In the First Congress (1789-1791), for which the size of Congressional delegations was specified in Article I, Section 2 of the Constitution, Southern delegations accounted for 30 of 65 members of the House of Representatives, or 46% of the total.  In 1799, when there were sixteen states and the House had been reapportioned based upon the First United States Census in 1790, the eight Southern delegations still accounted for 46% of the members of the House of Representatives.

By 1809, the number of states, with the addition of Ohio, had grown to seventeen, but the Southern percentage in the House of Representatives remained at 46%.  By 1819, the number of states had grown to 21, with the addition of Louisiana, Indiana, Mississippi, and Illinois, and the Southern percentage had declined slightly to 44%.  By 1824, following the admission of Alabama, Maine, and Missouri, and the 1820 United States Census, the percentage dropped again to 42%.

In other words, between 1789 and the early 1830s, when representation was reapportioned on the basis of the 1830 United States Census, Southern representation in the House of Representatives varied only from 42% to 46%.  The number continued to erode slowly after 1830, and after the 1850 Census representatives of the 15 slave states accounted for 38% of the House membership.  Had the Civil War not intervened, the Southern percentage would have further declined to 36% in 1862.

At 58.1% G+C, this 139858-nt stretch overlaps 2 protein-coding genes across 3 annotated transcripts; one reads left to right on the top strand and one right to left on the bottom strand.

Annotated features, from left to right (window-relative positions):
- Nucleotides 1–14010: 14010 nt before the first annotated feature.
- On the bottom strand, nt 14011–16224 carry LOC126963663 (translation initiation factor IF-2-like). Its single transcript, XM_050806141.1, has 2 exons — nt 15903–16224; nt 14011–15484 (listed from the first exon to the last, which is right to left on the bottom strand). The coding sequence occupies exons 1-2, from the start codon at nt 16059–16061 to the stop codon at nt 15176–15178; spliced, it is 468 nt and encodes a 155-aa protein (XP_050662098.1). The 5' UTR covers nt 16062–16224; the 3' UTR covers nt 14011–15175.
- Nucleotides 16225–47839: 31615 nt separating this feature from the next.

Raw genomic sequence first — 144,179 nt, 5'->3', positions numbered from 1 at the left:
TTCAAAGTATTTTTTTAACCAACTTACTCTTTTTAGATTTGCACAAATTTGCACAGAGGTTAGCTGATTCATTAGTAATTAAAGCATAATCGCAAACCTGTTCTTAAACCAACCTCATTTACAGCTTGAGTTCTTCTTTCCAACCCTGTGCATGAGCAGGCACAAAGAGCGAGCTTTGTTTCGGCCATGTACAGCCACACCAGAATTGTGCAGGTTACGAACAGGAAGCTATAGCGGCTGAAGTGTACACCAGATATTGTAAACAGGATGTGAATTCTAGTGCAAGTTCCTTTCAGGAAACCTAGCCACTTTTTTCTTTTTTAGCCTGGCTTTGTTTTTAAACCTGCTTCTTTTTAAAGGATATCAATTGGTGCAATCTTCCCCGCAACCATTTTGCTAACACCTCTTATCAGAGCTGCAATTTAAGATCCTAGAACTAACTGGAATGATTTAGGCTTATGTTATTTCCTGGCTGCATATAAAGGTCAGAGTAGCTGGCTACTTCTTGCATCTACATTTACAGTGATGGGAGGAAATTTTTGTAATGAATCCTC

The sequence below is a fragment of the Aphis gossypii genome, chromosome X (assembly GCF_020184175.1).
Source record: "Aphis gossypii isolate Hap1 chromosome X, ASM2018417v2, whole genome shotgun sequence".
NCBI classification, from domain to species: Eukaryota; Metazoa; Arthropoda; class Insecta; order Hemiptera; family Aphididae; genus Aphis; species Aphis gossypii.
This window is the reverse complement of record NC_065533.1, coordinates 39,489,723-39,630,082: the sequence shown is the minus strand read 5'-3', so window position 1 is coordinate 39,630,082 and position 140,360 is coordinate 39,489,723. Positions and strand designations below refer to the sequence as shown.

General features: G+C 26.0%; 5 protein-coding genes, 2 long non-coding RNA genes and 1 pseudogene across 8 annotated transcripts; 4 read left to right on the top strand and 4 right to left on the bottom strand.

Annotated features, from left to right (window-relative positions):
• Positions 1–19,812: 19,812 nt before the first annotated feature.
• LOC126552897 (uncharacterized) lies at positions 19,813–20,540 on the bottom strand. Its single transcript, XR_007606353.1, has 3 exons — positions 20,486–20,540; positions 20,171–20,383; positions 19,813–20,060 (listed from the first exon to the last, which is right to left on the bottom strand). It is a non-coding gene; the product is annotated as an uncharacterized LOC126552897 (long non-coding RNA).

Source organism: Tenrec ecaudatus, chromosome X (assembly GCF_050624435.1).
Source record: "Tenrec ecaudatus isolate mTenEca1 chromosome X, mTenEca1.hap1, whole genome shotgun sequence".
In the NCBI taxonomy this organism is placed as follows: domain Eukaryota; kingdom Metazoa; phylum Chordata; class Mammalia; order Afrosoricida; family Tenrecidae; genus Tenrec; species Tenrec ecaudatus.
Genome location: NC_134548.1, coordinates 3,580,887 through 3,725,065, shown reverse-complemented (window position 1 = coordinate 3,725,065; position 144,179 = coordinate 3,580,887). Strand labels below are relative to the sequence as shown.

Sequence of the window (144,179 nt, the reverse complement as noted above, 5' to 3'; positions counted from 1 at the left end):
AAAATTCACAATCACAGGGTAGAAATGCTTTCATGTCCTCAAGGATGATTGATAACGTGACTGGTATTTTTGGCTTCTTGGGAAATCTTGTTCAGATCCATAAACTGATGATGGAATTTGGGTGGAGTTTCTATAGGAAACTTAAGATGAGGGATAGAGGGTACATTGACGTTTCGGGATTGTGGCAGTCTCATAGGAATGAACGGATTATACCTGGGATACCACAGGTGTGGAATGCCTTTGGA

Unlike the situation in the House, for most of the antebellum period, the Senate was essentially equally divided between North and South.  For a three year period (1845-1848), Southerners actually held a majority of the seats in the Senate, but after 1850 slave state senators became a permanent minority in Congress’ upper chamber as well.

By the end of the first session of the First Congress there were 12 Northern and 12 Southern senators.  However, when Rhode Island finally ratified the Constitution in 1790, Northerners gained a two seat margin, which increased to four with the admission of Vermont in 1791.  Parity returned in the mid-1790s, with the admission of Kentucky (1792) and Tennessee (1796).

The Northern majority returned in 1803 with the admission of Ohio, where slavery was banned by the Northwest Ordinance, and remained until the admission of Louisiana in 1812.  The admission of Indiana, Mississippi, Illinois, and Alabama between 1816 and 1819 kept the Senate balanced, as did the paired admission of Maine and Missouri under the terms of the Missouri compromise in 1820 and 1821.

The Senate actually gained a Southern majority for the first time in June of 1836 with the admission of Arkansas, but this was countered by the admission of Michigan seven months later.  The admission of Florida in March 1845, followed by the annexation of Texas later the same year, gave the South a four seat majority in the Senate, but this was countered by the admission of Iowa in 1846 and Wisconsin in 1848 (originally scheduled for 1846, but delayed by the failure of its proposed constitution in a statewide referendum).

The return of the northern majority to the United States Senate came in 1850 with the admission of California as a free state.  (The organization of New Mexico and Utah Territories without regard to the status of slavery as part of the Compromise of 1850—which opened them to slavery– may have been motivated by a desire to facilitate the creation of future slave states.)